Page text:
Daniel ramped up his attacks in the town. One post on the Slate Ridge Facebook page included a picture of Pawlet's town hall and said, quote, "No alarm, no security camera, single pane windows, no deadbolts, 30 to 40 minutes police response time, dead zone for all cell service, no safe room." People wrote in the comments that it was a soft target and noted the women on staff often worked late. Another post urged supporters to assemble at a town meeting with weapons and trauma kits, though none of them actually showed up.

There were other problems, too. In 2018, Daniel was banned from Pace University, where he'd been studying for a master's degree in Homeland Security. He'd allegedly sent a dean death threats over a text message. That led to a judge's order suspending his pistol permit in New York and requiring Daniel to surrender his firearms. When police searched his house, they found a handgun, which led prosecutors in New York to charge him with two felonies for criminal possession. Those are not resolved yet. According to a prosecutor, the majority of Daniel's pistols were transferred out of state, presumably to Vermont.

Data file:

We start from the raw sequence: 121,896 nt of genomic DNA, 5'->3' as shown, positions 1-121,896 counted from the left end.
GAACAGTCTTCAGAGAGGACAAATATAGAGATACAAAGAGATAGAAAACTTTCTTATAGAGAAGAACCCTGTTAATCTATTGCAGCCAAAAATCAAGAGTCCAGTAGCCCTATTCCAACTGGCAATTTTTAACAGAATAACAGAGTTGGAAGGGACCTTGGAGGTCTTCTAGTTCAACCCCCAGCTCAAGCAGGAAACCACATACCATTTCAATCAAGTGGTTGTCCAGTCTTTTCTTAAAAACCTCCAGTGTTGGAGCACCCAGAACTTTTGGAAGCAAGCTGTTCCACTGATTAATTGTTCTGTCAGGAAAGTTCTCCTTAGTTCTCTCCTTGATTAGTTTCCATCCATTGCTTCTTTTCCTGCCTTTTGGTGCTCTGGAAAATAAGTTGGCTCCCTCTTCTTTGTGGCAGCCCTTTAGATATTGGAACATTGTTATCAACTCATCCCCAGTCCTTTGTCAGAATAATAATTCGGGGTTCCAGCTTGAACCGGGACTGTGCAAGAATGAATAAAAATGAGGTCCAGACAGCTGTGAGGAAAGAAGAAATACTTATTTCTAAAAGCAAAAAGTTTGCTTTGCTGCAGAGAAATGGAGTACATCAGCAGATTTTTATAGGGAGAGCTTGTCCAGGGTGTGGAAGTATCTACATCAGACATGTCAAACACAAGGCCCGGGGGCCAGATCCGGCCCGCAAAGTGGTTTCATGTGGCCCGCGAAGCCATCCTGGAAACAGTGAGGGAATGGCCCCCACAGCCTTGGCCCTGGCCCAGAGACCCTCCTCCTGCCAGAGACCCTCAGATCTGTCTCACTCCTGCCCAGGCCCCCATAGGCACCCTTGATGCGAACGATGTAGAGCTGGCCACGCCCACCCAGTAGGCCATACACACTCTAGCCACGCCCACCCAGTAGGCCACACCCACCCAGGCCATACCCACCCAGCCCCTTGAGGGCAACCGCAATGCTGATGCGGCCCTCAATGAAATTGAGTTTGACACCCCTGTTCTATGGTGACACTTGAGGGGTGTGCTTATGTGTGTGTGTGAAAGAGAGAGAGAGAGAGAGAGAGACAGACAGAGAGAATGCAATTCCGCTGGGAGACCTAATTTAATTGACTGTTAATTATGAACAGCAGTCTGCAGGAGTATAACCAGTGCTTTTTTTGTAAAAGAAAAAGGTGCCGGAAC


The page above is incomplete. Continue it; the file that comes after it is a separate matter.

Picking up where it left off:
Up on the hill in Pawlet, the conflict was threatening to spiral. A sign posted on Daniel's property read, "Trespass here, die here." One night, two boys were bow hunting on the Huletts' property. Here's what happened next, according to allegations made to police. They shot a deer and tracked it to Daniel's land. As they approached, Daniel came down and threatened them. One boy called his dad. Things escalated. When Daniel asked them to identify themselves, they refused. And then Daniel said, "OK, you want to play that game? I'll shoot you." Nobody got hurt in the end. Daniel disputed that he threatened anyone. No charges were filed.

Ira Glass

Coming up, reporter Mike Giglio looks into Daniel's background to try to figure out who Daniel really is and just how worried the neighbors should be. That's in a minute from Chicago Public Radio, when our program continues.

Act Two: Fear Thy Neighbor

Ira Glass

It's This American Life. I'm Ira Glass. Today's program, "Don't You Be My Neighbor." We're devoting most of the hour today to the story of Pawlet, Vermont and what happened when one new person moved in. In this next part of the story, reporter Mike Giglio tries to answer the questions that lots of people in town had about their new neighbor. Here's Mike.

Mike Giglio

I started writing about militia groups and civil violence last year. Ever since, I've been getting emails from people who are afraid of their neighbors. There was a Tennessee woman who suspected that hers were getting ready for, quote, "a bloodbath." A Michigan man who asked me if he should report a high school friend to authorities because of his Facebook posts. People wanted me to help them figure out how dangerous was their neighbor. That was how I heard about Slate Ridge and Daniel. Someone who lives near Pawlet sent me a message asking if I might want to investigate.